The part of the debate that I was there for mentioned a fair amount of interesting detail about problems, history and individual positive actions. For example my local councillor George Owers mentioned Cambridge Credit Union. I mentioned Cambridge Online‘s free computer training, and learnt more about Cambridge Time Bank and the Cambridge Local Exchange where people can exchange goods and services at a ‘hyperlocal’ level with each other without having to exchange money.

What didn’t seem to click with the councillors though was the really big picture. For example Cambridge Online has spaces for free basic computer training but limited uptake. At the same time we have evidence to show that people both need and want this sort of training. Councillors mentioned that we needed to bring the two together – and mentioned other similar types of examples, but didn’t comment on dealing with the issues systematically. This for me is where both the mapping exercise and the community development strategy come into play.

Over the next few months Puffles and I will be pushing for the completion of the mapping exercise and setting in motion the process to develop a city-wide community development strategy.

Liberated Feast – food called

I had to head off early because of a fantastic event called Liberated Feast – the local brainchild of Jennie Debenham who worked her socks off to put together a wonderful feast for nearly 100 of us at Emmanuel URC around the corner from the Cambridge Guildhall. (The former being the same venue Green Party Leader Natalie Bennett spoke at on a recent visit to Cambridge – which I blogged about here). It was also nice to see local MP Julian Huppert there too – having made it back from the last day of Parliament before the summer recess.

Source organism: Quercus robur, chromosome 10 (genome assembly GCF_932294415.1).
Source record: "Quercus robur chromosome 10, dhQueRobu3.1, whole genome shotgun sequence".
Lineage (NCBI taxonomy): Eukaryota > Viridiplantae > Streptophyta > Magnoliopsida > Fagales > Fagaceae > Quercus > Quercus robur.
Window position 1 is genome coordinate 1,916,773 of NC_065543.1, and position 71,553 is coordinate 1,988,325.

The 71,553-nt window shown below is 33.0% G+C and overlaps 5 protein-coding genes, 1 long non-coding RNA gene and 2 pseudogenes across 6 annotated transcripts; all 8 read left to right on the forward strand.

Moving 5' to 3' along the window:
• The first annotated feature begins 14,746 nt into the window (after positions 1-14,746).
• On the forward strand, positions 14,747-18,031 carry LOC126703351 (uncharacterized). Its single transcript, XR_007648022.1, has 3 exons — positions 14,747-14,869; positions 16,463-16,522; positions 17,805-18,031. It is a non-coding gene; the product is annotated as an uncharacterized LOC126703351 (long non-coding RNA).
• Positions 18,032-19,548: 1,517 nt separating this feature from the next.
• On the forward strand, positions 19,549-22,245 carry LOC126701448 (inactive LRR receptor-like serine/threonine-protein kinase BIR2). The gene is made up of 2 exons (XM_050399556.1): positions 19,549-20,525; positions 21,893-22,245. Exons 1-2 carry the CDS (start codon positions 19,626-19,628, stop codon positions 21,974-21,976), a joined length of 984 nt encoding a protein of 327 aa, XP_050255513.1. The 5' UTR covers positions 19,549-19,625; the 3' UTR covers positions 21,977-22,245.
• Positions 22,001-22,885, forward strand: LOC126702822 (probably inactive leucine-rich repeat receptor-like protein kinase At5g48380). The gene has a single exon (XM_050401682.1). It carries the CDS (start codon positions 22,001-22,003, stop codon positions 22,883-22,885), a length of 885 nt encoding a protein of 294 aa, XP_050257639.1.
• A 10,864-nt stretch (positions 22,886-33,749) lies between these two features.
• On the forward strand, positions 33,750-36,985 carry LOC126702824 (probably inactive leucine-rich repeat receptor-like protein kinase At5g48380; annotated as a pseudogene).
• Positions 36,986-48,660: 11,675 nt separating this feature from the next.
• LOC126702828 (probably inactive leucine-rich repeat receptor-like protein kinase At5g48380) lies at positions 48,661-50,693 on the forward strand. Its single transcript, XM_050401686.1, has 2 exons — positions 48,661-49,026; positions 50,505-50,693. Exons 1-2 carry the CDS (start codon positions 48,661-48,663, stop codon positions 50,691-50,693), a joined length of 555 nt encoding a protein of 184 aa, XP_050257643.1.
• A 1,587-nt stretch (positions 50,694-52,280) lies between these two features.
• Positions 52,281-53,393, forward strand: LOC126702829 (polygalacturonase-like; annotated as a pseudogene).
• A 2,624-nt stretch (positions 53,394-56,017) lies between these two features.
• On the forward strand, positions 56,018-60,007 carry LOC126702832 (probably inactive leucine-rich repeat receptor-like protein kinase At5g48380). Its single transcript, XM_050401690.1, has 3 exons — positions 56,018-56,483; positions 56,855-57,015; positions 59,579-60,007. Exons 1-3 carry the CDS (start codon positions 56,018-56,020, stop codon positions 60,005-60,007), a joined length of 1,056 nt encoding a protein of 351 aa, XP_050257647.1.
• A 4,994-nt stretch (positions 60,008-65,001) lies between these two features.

Jennie and Julian opening the Liberated Feast
Jennie Debenham and Dr Julian Huppert MP opening the Liberated Feast

The feast was made from unwanted food that supermarkets – namely Sainsburys and the Co-op did not want. (The latter of which also provided some nice Fair Trade wine – I recommend the Argentinian Malbec). Volunteers also went foraging and ‘gleaning’ from local farms to get hold of unwanted fruit and vegetables to make some lovely salads and desserts.

What’s ‘gleaning’?

Gleaning is a short-term solution to the waste that comes from stupidly high cosmetic standards for fruit and vegetables. The UK network is here. At a time of rising food poverty and food prices, more campaigners are clocking onto the idea that we need to have an overhaul of our attitudes towards food. Additionally, they also want to put further pressure on supermarkets too.

Gasps around the room 

The UK Gleaning Network has listed the facts here. The level of UK food imports is also a national security issue too. What made people outraged – and I heard an audible gasp around the room, was when Martin (the guest speaker) told of the relationship between food importers and farmers in developing countries. Basically if the supermarket importing decides it doesn’t want a particular consignment of goods, it can send it back – with the farmers in poorer countries expected to take the loss. By the time the goods are sent back, they are spoilt and have to be landfilled or disposed elsewhere. The imbalance of power is huge. And people – myself included – became rightly angry about this.

Music too

We also had a musical performance too from Foulignouma, bringing a couple of impressive-looking instruments from West Africa with them. I can’t pretend it’s the sort of thing that’s on my music playlist, but it’s nice to have something different once in a while. At the same time, I also think the music bit helped make the whole event work too. Jennie got the combination right with raising a political issue, sharing food, a performance and raising money for two organisations. The turnout spoke for itself and brought together lots of people who had not met each other before.